Idaho students killed leave bright memories, big goals

BOISE, Idaho (AP) – Ethan Chapin spent his last day with his brothers, dressing up and dancing.

Chapin was a triplet — one of four University of Idaho students who were executed last weekend, with police still searching for a killer. His brother and sister also attend the scenic state school nestled in the rolling hills of north-central Idaho.

“He was our daughter Maizie’s date, and his brother was Maizie’s classmate’s date,” Chapin’s mother, Stacy Chapin, said in an interview Wednesday. The group was attending a dance hosted by Maizie’s sorority. “They all spent their last day together, all dressed up, and they had a great time. We are all grateful that they spent that time together.”

Ethan Chapin took photos of the event on his phone, but the family is still visible. The device is being held by law enforcement as possible evidence in the homicide investigation.

The photos may show the waves in his dark hair and the dimple that appears when he smiles. What they won’t show is how much Ethan hated making people laugh, or how he didn’t care about the restaurant the family ran, as long as they were going there together .

“He could read any situation and make it better,” Stacy Chapin said. “He was so careless.”

Ethan, a 20-year-old member of the Sigma Chi fraternity who loves sports, was dating 20-year-old Xana Kernodle, a junior who was majoring in marketing and a member of the Pi Beta Phi sorority. Both were killed in the violent attack on Sunday, stabbed by a killer or killers inside Kernodle’s rented house, which was steps away from the university campus.

Two of Kernodle’s roommates and friends, 21-year-old Madison Mogen and 21-year-old Kaylee Goncalves, were also killed in the attack. The bodies of the four students were found an hour later, and the police still do not suspect a murder weapon.

Kernodle was light hearted – the kind of person who always took up room, said her older sister Jazzmin Kernodle.

“You rarely meet someone like Xana,” her sister said via text message. “She was so positive, funny and loved by everyone who met her.”

Xana Kernodle went to high school in the scenic northern Idaho city of Post Falls. When she graduated in 2020, she decorated her mortar board with flower and butterfly cutouts and the words, “For The Lives That I Will Change”.

During a candlelight vigil in northern Idaho on Wednesday, one of her high school friends, Garrett Sciortino, was overcome with emotion. But he couldn’t help but laugh as he told stories about their time together, the Coeur d’Alene Press reported.

Mogen was also a member of the Pi Beta Phi sorority. She and Kernodle had jobs at the Mad Greek restaurant in central Moscow.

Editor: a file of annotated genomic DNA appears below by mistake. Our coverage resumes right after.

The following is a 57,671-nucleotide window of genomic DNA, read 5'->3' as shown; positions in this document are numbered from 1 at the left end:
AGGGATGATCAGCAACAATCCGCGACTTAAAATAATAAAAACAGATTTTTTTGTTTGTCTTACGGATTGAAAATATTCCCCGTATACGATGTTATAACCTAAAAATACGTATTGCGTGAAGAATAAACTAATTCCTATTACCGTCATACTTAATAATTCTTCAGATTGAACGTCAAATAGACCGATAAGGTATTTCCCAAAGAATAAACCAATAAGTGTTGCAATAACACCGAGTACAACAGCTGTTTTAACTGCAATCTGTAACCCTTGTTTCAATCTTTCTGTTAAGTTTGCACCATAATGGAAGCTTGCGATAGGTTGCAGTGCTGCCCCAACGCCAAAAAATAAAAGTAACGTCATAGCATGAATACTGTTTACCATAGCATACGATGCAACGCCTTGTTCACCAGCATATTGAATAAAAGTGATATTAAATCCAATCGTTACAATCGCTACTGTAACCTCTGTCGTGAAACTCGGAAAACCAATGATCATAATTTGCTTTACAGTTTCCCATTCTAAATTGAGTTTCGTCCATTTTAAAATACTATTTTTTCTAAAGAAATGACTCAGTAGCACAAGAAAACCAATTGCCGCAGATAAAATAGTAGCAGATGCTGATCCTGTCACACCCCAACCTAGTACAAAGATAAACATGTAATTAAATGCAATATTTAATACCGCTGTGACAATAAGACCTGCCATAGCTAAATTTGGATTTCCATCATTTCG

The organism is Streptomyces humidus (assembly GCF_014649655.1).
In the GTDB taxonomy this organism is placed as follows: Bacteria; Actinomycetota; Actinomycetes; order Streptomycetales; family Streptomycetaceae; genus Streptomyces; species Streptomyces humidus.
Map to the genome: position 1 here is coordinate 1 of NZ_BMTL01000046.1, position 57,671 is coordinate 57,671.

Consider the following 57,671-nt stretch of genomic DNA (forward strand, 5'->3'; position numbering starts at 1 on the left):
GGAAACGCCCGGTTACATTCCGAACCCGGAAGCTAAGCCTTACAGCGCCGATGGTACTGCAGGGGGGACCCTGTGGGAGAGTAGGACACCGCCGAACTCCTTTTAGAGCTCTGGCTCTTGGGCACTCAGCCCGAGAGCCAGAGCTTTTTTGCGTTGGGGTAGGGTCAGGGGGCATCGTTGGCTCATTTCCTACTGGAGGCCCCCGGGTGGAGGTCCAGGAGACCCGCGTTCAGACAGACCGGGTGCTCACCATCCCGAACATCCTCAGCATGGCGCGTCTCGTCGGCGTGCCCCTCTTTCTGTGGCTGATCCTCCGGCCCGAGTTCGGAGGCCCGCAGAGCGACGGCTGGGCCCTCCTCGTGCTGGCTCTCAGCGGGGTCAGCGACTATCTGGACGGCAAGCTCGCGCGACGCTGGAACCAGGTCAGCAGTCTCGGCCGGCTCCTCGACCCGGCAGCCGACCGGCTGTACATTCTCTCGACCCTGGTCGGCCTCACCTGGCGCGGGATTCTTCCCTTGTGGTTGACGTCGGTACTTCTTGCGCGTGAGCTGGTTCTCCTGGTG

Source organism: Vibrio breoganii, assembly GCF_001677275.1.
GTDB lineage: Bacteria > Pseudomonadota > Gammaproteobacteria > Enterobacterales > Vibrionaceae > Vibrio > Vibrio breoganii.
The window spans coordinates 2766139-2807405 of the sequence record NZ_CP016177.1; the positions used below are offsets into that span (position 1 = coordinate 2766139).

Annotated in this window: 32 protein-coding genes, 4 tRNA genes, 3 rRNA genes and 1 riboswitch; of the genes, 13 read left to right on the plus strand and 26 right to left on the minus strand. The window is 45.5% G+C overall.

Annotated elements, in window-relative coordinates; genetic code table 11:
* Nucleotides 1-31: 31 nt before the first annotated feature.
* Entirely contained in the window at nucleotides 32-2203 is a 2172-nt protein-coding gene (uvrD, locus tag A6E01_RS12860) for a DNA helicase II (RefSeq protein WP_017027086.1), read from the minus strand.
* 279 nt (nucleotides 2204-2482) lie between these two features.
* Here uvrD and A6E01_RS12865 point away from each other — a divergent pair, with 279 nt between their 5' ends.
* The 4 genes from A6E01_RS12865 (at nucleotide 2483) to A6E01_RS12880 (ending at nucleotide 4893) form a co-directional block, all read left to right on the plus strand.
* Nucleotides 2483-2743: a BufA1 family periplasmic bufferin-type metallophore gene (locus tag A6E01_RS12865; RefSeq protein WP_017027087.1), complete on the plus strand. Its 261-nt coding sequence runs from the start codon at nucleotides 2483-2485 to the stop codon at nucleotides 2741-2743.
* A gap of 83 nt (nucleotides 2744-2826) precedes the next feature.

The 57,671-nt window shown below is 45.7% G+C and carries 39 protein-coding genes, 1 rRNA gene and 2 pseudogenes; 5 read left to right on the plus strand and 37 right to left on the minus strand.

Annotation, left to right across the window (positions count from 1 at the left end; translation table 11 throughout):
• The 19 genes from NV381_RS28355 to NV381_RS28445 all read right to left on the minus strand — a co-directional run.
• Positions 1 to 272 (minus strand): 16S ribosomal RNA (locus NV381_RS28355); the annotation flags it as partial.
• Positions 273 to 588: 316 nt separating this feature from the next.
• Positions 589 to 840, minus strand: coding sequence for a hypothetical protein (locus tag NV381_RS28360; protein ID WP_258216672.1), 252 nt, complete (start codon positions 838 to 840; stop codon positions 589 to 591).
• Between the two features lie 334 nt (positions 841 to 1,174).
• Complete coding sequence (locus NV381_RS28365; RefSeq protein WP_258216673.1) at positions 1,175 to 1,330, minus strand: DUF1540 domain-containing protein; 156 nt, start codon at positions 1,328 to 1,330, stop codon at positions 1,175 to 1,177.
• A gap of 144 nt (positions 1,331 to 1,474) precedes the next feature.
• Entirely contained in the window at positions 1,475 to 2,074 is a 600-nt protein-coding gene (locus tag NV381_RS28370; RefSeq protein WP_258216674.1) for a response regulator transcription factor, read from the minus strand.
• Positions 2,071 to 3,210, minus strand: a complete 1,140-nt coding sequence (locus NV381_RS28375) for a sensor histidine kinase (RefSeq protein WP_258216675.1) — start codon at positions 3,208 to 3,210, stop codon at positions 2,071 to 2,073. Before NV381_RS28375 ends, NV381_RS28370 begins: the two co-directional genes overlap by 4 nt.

Ethan Chapin and Xana Kernodle were friends before they started dating, his mother said. By this summer, Kernodle was spending time with the entire Chapin family.

Mogen and Goncalves grew up together in northern Idaho, friends so close they were practically sisters. Goncalves recounted some of his history in an Instagram post celebrating Mogen’s 21st birthday in May.

There were pictures of the pair as tweens making silly faces for the camera, wearing navy-and-khaki school uniforms with carefully laced sneakers, and side-by-side in high school graduation dresses with a heartfelt caption.

“I wouldn’t want anyone else to be the main character in my childhood stories,” Goncalves wrote.

“I love you more than life! My best friend forever and more,” Mogen replied, adding a heart emoji.

Mogen, a marketing major, was using those skills to run a social media campaign for the Greek restaurant where she worked. She loved the color pink and planned to move to Boise after she graduated this spring, family friend Jessie Frost told the Idaho Statesman.

Goncalves, who joined the Alpha Phi sorority and was a senior majoring in general studies, had big plans. She recently bought a 2016 Range Rover, planned a trip to Europe next year, and was hoping to move to Texas after graduation, her sister Alivea Goncalves told NBC’s “Today” show.

“She had everything going for her, absolutely everything,” her sister said. “She had her job fixed. She worked hard for it.”

Along with photos, Mogen collected quotes on his Instagram page.

“It’s not all sunshine and rainbows, but there really is a lot of it,” read one brightly colored post. For now, friends and family are trying to find refuge in the light they left behind.

Talking about Ethan Chapin, remembering him in conversation, was cathartic, his mother said, during a time when complete strangers are spreading speculation and speculation about the family’s greatest tragedy. Shortly after discovering the murders, the family escaped to the privacy of a vacation home for a while.

“We realized yesterday morning, seeing information about our son being posted that did not come from us personally, that the greatest gift we could give our son at this moment was his voice,” said Stacy Chapin.

As the Champions drove home, they glanced at what they faced: The funeral planning, the endless wait for answers. The uniquely difficult burden of bearing their own inexplicable loss within a community that is also grieving.

“We cannot go back and change the result. We really have to focus on remembering our own son,” said Stacy Chapin. “We’re sorry as a family, but I can see so many kids hurt, like the fraternity that all these kids are flying in for the funeral.

“I’ve always tried to remind Maizie and Hunter that we are sorry, but we have to be aware of everyone else who needs to grieve this too,” she explained.

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